After four decades as a lecturer, playwright, author, and more, Professor Charlyn Wessels Dyers is proudest of one thing: the many students she’s supervised and guided, and the contributions they will continue to make to multilingualism and social development.
Professor Dyers, from Kuils River, is one of several recently-retired University of the Western Cape (UWC) academics who started their relationship with UWC as students, continued as lecturers, and who continued their walk at UWC right up to retirement.
She began working at UWC in a permanent position in 1994, was promoted to associate professor in 2002, to full professor in 2015, and also served as deputy dean of the arts faculty in 2005. She retired at the end of January as a full professor in the department of linguistics.
Before joining the department, she was director of the Lilwimi Centre for Multilingualism and the Language Professions, helping teachers cope with pupils who speak languages other than English and Afrikaans – especially pupils from the Eastern Cape.
“It was a struggle back then,” she recalled.
“Our job was to teach teachers the basics of Xhosa so they would be better able to help children cope with the adjustment to a totally new language environment. Without it, it was difficult for children to cope, and this support was key to their academic success.”
Looking back, she said her contribution to multilingualism in the transitional years of this country was something she was proud of.
“Teachers appreciated the kind of input the university had in the community in such a direct way, and I’m glad we could be part of it all,” Professor Dyers said.
“The reward from this experience is that I still have teachers thanking me for this.”
The main focus of Professor Dyers’s research has been late-modern multilingualism, with particular focus on translocation and language, language attitudes and ideologies and language policy.
She has collaborated with leading international sociolinguists, including Professor Jan Blommaert of Tilburg University, and her UWC colleague, Professor Bassey Antia. She is an executive member of the South African Applied Linguistics Association (SAALA), and a former board member of the Institute for Justice and Reconciliation.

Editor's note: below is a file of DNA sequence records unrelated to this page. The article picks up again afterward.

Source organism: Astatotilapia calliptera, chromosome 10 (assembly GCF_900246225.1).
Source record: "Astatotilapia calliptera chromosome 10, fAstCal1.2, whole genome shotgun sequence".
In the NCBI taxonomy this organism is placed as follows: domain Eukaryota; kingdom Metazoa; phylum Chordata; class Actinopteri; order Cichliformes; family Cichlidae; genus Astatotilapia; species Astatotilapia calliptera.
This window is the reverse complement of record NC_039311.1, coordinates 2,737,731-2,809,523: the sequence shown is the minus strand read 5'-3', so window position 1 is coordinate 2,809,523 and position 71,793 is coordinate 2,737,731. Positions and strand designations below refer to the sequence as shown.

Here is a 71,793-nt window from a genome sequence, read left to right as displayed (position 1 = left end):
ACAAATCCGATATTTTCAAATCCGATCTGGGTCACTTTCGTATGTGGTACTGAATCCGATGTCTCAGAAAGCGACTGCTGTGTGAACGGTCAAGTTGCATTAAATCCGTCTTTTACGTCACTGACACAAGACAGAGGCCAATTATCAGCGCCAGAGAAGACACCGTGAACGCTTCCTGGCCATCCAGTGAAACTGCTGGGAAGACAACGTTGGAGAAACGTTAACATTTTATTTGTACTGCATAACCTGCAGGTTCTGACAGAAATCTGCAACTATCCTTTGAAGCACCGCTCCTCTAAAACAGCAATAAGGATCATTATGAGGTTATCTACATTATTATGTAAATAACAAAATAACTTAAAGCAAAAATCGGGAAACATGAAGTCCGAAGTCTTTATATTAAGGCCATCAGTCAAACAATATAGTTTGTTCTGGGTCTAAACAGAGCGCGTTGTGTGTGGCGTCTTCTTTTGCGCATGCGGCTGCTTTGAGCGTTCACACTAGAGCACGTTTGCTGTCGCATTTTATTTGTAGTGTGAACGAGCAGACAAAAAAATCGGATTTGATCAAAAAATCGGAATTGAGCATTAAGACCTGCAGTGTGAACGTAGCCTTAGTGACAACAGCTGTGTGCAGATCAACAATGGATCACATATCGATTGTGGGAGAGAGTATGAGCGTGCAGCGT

But if you ask her what she’s most proud of, it isn’t Kaaps in Fokus (SUNMedia, 2016), the book she co-edited with Professor Frank Hendricks, or her earlier work, Drama (Oxford Resource Series for Teachers) – currently in its 10th reprint, and translated into Korean in 2006. Rather, it’s the six PhD and 19 MA graduates, including students from the universities of Ghent and Antwerp, who have graduated under her supervision.
“I’m convinced my UWC students will make a huge impact and contribute to our society,” she said.
“They are bright and vibrant and enthusiastic, and I’m really pleased with that.”
An interesting aspect of Professor Dyers’s life, running alongside her academic achievements from the very beginning, is her involvement in the world of theatre as an actress, director and playwright.
In South Africa, she is perhaps best known for her moving portrayal in the early 1970s of the mother (Makiet) in Adam Small’s drama, Kanna Hy Ko Hystoe, a role she reprised at the very first Suidoosterfees in 2003.
Professor Dyers is a member of the Kuils River Moravian Church and serves on its council. She believes in putting her artistic talents to use in service of the church.
In 2007, she wrote and directed the play Moeder Lena – the story of South Africa’s first indigenous preacher and teacher, the Hessequa woman, Vehettge Tikkuie – for the Moravian Church in South Africa’s celebration of its 270th anniversary.
She was born on January 28 1952, the eldest daughter of Harold and Frances Wessels.
She grew up in Somerset West where she completed her primary and secondary education.
She was inspired to become a lifelong educator – first as a high school teacher at Bellville South High School in 1974, and then as a lecturer in English at the former Bellville Teacher Training College in 1977.
Having completed her BA degree, an Honours degree in English and the Secondary Teacher’s Diploma, the professor was awarded a British Council bursary in 1979 which allowed her to complete her MSc degree in Applied Linguistics at the University of Edinburgh in 1980 under the supervision of Professor Stephen Pit Corder.
In January 1993, she returned to South Africa and UWC.